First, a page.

Nearly a week after Fairfax Water voted to approve the Riverside Manor water line, the Great Falls Citizens Association made it clear that the issue is not yet settled.
“It has been said that we are at a crossroads in the history of Great Falls,” said GFCA president David Olin during a general membership meeting Wednesday night. “I’d like to take it a step farther and say we’re not only at a crossroads, we’re at the intersection of a four-lane highway that’s soon to be a six-lane highway. It’s no longer safe to turn around and run back to shelter, but it’s not always in our best interest to charge ahead either.”
He said he was “incensed” that the residents of Great Falls who spoke before the Fairfax Water board were accused of only trying to “protect our little enclave” and portrayed as not genuinely concerned about the environmental complications that may be caused by the installation of the 12-inch pipeline from Great Falls Elementary School down Walker Road to Arnon Chapel.
“Fairfax Water has resources,” Olin said. “One of the resources they have is the funding for legal council or consultants. We don’t have people who will take the time to do the research we need” in order to continue to fight the pipeline project, he said, but there has been “overwhelming interest in this issue.”
John Hughes-Caley, a resident of Great Falls for more than 25 years, said he moved to the area because he wanted “to live in the woods,” and the watershed area appeared to have concerns about the natural world.
“It seems like this is a political issue, more of who controls the use of the land,” he said. “We need to stop talking about [the waterline] like it’s not a political issue, because it is. If we need to lie down behind a back hoe to keep this from happening, maybe we need to talk in those terms.”
“Well, I’m not sure it’s time to be lying down in front of equipment, but maybe it is time to get legal help,” said member Christine Dzrak.
With preliminary work on the pipeline already underway, Olin said, it’s time to “seek some sort of consultation with people familiar with how county government works, and how state government works.”
“We need to get a lawyer and an injunction, because they’re ready to go,” said Kari Miller, a GFCA member. “We need to stop them from digging up our streets. Once we get something in motion, they’ll have to stop work,” she said, referring to the work Fairfax Water appears ready to get fully underway at any time.
OLIN SAID that at a meeting of the GFCA Executive Committee earlier this month, a resolution was passed that would allow GFCA to allocate funds up to $2,500 right away, with a dollar-for-dollar matching contribution of $5,000, for use in obtaining counsel, either legal or otherwise, to determine the legality of the waterline.
“We are not trying to propose the threat of litigation,” Olin said, adding that a door of communication with Dranesville District Supervisor Joan DuBois has been opened to discuss issues of concern to Great Falls, and he wants that door to remain open.
“One legal issue we need counsel on is what is available from the Board of Supervisors to help us,” he said.
In 1992 there was a memorandum of understanding, GFCA member Cathy Mayes said, that outlined what decisions Fairfax Water can make on their own and which need to be taken to public hearings and before the Board of Supervisors for approval.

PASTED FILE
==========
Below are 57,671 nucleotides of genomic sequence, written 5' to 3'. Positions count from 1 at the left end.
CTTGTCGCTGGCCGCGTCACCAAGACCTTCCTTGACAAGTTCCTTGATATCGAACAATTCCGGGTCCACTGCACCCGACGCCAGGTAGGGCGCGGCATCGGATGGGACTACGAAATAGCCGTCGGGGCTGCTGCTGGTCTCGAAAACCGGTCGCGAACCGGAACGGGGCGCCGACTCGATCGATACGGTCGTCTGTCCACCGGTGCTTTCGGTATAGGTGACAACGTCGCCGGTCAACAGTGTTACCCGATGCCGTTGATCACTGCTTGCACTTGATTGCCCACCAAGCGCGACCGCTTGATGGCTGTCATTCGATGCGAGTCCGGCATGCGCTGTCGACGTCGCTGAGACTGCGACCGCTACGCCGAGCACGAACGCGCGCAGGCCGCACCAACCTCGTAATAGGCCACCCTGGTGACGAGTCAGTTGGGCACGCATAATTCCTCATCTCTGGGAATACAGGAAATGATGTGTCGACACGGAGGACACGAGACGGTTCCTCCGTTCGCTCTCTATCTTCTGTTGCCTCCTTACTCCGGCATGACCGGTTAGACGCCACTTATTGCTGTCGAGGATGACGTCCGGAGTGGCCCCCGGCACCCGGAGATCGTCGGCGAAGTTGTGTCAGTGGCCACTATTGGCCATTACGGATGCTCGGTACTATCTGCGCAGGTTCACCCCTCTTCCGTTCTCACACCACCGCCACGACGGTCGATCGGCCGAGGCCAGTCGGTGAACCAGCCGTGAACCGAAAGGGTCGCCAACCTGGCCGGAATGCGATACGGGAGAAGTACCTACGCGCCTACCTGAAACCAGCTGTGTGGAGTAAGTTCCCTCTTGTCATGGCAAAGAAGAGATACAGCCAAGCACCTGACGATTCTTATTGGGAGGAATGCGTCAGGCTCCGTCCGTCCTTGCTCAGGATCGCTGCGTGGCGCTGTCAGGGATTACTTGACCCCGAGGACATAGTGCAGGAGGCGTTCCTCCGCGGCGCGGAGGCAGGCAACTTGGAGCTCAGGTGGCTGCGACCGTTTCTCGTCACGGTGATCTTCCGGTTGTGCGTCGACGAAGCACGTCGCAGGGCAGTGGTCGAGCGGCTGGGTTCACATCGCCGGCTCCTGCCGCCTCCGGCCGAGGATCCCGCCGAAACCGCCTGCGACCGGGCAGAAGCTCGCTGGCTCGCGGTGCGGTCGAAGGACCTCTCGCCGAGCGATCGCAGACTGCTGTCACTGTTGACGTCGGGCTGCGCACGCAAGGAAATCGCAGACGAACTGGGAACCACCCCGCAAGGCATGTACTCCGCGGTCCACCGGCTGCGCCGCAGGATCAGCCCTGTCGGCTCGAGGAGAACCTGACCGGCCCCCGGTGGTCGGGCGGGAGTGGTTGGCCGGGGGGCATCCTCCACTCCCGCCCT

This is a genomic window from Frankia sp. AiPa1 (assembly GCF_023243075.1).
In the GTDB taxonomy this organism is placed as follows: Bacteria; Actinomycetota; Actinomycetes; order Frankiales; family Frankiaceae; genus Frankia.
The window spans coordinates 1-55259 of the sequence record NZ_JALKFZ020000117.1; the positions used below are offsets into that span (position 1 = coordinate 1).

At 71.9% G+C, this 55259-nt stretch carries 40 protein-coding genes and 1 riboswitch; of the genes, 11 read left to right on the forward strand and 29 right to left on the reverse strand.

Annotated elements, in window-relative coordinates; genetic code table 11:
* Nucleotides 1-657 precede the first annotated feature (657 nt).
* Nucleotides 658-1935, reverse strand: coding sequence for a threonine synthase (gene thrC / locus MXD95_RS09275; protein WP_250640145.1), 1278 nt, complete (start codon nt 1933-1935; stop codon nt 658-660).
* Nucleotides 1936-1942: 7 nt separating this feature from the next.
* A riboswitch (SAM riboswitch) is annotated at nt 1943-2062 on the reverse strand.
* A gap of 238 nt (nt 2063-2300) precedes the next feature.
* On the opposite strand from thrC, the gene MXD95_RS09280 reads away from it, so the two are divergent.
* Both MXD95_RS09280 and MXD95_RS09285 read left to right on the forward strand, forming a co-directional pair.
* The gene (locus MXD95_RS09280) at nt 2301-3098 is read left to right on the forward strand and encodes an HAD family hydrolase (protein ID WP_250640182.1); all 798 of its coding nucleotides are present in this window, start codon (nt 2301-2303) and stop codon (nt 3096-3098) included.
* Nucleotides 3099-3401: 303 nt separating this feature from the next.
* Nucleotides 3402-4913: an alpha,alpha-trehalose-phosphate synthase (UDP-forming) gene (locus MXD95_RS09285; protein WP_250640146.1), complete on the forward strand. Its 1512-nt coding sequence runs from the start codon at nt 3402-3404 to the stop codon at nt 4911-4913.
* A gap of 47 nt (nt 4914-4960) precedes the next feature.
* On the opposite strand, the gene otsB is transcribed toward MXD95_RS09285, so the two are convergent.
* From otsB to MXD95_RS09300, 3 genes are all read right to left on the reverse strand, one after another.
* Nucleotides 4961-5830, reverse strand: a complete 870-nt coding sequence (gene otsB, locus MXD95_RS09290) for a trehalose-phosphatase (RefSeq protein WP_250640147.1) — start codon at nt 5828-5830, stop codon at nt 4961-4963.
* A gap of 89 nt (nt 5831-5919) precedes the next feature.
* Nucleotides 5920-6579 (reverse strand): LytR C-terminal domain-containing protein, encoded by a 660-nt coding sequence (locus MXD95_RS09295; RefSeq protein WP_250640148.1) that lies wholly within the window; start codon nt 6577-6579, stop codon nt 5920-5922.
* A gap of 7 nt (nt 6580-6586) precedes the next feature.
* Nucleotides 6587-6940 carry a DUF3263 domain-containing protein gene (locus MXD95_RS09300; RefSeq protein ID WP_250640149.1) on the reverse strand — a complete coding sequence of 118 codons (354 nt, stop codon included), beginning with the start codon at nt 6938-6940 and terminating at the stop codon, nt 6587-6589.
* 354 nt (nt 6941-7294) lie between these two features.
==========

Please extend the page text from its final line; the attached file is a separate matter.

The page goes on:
“Any waterline l6 inches and smaller does not need a public hearing process, so this pipeline falls in that guideline,” she said.
“We’re in a fluid situation,” said Glen Sjoblom, GFCA member. “I’ve been an advocate for continuing to work with our elected officials, and it’s a tough decision to pull the string and go into the judicial system, but I’ve become disappointed in the last few days,” he said.
The members in attendance debated the topic for about half an hour before voting to approve a resolution that will allow the GFCA to “match, on a dollar-for-dollar basis, all funds raised by the community, up to $5,000, for the purpose of retaining legal counsel to review the legal authority of the Fairfax County Board of Supervisors and Fairfax Water to install a public water line as proposed and to advise GFCA of its legal rights and opportunities to obtain redress in this matter.”
Charlie Kernan, a GFCA member who is also a member of Citizens Against the Pipeline, an organization that has been collecting signatures on a petition to stop the pipeline’s approval, said he had just opened a bank account in CAP’s name for any donations and fundraising efforts to fight the decision.
Donations can be sent to CAP’s post office box in Great Falls, PO Box 767, he said. By the end of the meeting, he had collected $800 in contributions, he said.
ALSO DISCUSSED at the meeting were the county transportation plan meetings held last week, attended by GFCA member and representative to the transportation committee Eleanor Anderson.
She said she came away from the meeting a little “frustrated” by the lack of specific, local information presented.
“I have a proposal for the transportation plan,” she told the more than 25 people in attendance. “If we want a long-range policy statement in our community, how about we say this,” she said. “How about we say any road designated as a historic roadway, or eligible to be nominated as a historic place cannot be widened more than its current width.”
She also suggested a second proposal, that any road that serves as a feeder road to a historic roadway not be widened past its current width either.
“This is important for us because we do not want to see Walker Road, River Bend, Leigh Mill or any other number of roads widened. We want to protect their current state,” Anderson said. “Hunter Mill Road has been designated a historic highway, but on the 2030 plan, Hunter Mill Road is planned as a four-lane road from Baron Cameron all the way to Rt. 50.”